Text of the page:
Industry News

Sources confirm they’ve been mostly able to name their price on many recovered paper grades, particularly old corrugated containers, with one source calling the situation a “disaster.”

August 22, 2022

Marissa McNees

Paper Financial

Prices for bulk grades in the United States have taken a dive in the domestic and export markets as mills continue to divert tons, with some sources saying they essentially have been able to name their price, particularly for old corrugated containers (OCC).

The Northeast and Midwest regions were hit hard when it comes to OCC pricing, with Fastmarkets RISI’s Pulp & Paper Week for Aug. 5 showing a $20-per-ton decrease, while the Southeast saw a $25-per-ton drop. Mixed paper also sank, with many regions seeing decreases of up to $30 per ton.

Melanie Harman, executive vice president of sales at Recycling Management Resources, headquartered in Duluth, Georgia, says plainly, “Everybody’s hiding because it’s such a disaster in corrugated.”

Harman says about two months ago, the Southeast Asian market, particularly India, had bought lots of tons from the U.S., but before the tons could make it to their destinations, the orders were being canceled on the water. “A lot of international brokers and shippers with goods on the water had to displace, and when that happens, typically you’re discounting, you’re calling in favors,” she says.

In the months that have followed, Harman says displaced inventory from the export market has been coming back into the U.S., which hasn’t been able to absorb it all. “Now, it’s kind of the pick of the litter,” she says. “I can name my price. And by the way, I don’t even need it, so I’m turning it away.”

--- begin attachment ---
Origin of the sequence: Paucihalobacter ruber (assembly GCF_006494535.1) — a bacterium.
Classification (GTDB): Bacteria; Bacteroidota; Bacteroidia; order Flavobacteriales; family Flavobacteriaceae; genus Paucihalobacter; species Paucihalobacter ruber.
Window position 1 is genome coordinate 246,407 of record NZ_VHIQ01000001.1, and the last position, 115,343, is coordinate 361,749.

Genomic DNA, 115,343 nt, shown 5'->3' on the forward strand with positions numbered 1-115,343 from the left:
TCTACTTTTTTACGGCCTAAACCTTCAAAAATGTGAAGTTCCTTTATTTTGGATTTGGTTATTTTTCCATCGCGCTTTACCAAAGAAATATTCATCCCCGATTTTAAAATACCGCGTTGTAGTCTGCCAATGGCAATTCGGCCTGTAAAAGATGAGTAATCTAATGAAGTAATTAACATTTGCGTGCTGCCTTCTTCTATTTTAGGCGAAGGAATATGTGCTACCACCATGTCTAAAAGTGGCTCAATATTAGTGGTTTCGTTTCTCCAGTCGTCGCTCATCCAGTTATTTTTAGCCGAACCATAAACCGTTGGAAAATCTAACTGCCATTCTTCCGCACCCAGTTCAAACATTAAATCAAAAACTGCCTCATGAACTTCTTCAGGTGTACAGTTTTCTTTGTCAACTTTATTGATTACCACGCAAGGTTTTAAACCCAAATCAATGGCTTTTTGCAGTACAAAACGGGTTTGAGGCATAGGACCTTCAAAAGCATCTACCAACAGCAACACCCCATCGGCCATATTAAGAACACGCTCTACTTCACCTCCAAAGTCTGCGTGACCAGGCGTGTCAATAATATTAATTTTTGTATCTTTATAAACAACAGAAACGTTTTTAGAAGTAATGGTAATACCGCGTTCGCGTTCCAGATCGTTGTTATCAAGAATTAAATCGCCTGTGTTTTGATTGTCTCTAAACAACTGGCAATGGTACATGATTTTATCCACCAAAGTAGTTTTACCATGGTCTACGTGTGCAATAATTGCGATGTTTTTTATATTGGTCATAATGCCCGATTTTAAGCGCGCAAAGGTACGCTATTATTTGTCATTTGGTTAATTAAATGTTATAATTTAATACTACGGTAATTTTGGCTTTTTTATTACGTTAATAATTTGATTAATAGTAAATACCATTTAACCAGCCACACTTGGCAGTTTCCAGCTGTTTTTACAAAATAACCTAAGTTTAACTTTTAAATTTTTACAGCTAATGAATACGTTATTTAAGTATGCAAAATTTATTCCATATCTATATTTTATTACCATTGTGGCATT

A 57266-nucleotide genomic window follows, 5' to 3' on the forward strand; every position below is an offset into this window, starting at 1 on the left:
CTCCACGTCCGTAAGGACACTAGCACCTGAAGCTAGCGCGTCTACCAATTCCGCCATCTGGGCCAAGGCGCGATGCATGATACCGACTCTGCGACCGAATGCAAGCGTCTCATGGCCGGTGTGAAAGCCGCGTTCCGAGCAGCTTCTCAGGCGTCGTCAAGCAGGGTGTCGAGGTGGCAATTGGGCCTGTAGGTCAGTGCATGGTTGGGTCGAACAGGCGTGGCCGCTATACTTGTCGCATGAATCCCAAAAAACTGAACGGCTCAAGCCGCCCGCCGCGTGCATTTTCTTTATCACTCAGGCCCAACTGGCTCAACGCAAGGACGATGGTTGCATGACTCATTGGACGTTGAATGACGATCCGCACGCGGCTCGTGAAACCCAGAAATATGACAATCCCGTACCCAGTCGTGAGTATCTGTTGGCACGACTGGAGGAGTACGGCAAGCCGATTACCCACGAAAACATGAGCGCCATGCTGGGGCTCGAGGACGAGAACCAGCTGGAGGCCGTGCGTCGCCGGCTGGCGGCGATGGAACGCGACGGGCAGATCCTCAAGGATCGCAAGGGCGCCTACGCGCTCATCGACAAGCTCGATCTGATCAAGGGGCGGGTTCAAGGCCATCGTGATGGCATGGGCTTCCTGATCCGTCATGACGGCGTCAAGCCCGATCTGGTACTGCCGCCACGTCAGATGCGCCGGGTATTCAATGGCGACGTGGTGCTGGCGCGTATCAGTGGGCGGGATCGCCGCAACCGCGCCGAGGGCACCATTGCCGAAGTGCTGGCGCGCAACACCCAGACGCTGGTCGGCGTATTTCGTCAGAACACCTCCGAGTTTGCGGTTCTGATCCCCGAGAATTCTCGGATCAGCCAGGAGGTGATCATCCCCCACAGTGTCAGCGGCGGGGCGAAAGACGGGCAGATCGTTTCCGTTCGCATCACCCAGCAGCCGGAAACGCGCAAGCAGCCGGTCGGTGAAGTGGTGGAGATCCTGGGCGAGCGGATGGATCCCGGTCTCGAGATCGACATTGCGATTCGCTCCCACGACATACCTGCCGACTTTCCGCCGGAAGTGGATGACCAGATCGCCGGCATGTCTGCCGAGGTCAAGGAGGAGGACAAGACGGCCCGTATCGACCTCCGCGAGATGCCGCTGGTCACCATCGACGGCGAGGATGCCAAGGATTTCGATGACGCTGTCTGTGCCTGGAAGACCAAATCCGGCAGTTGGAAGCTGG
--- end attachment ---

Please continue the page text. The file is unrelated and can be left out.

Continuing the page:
Harman says she suspects consumer habits have played a role in the state of the corrugated market today. The looming recession has curtailed spending to a degree, meaning fewer goods to ship. She adds that this has created what she describes as “one big overnight explosion.”

Many in the industry were blindsided by how quickly the market turned, but Harman says she doesn’t believe it’s going to change any time soon, despite the upcoming containerboard capacity expected to come online within the year as some of the projects are anticipating potential delays.

According to Cascades Inc.’s second-quarter 2022 earnings report, the Kingsey Falls, Quebec-based packaging producer says its Bear Island mill conversion in Ashland, Virginia, has been affected by the current inflationary environment, adding that higher costs combined with labor and material availability constraints have led to temporary delays in construction milestones.

The total cost of the project has increased to $470 million to $485 million. When the project first was announced in October 2020, the estimated cost was approximately $380 million, and the anticipated startup date was mid-December.

“Our team is working closely with contractors to mitigate any potential delay caused by these elements in order to meet the targeted mid-December 2022 start date,” Cascades President and CEO Mario Plourde said during the earnings call.

Sources contacted by Recycling Today suspect the Bear Island mill likely will start up early 2023.

OCC pricing is a far cry from that of high grades. Sorted office paper (SOP) saw an increase of $10 per ton across the board in the U.S. and up to $20 per ton more in the export market as demand continues to increase for tissue grades.

“When you have the printers consolidating, you’re just not getting that same output of recycled fiber and trim waste from the printers or from the office buildings,” Harman says. “I just feel like the SOP tissue problem was due to consolidation and production that was just turned off. Output is not there.”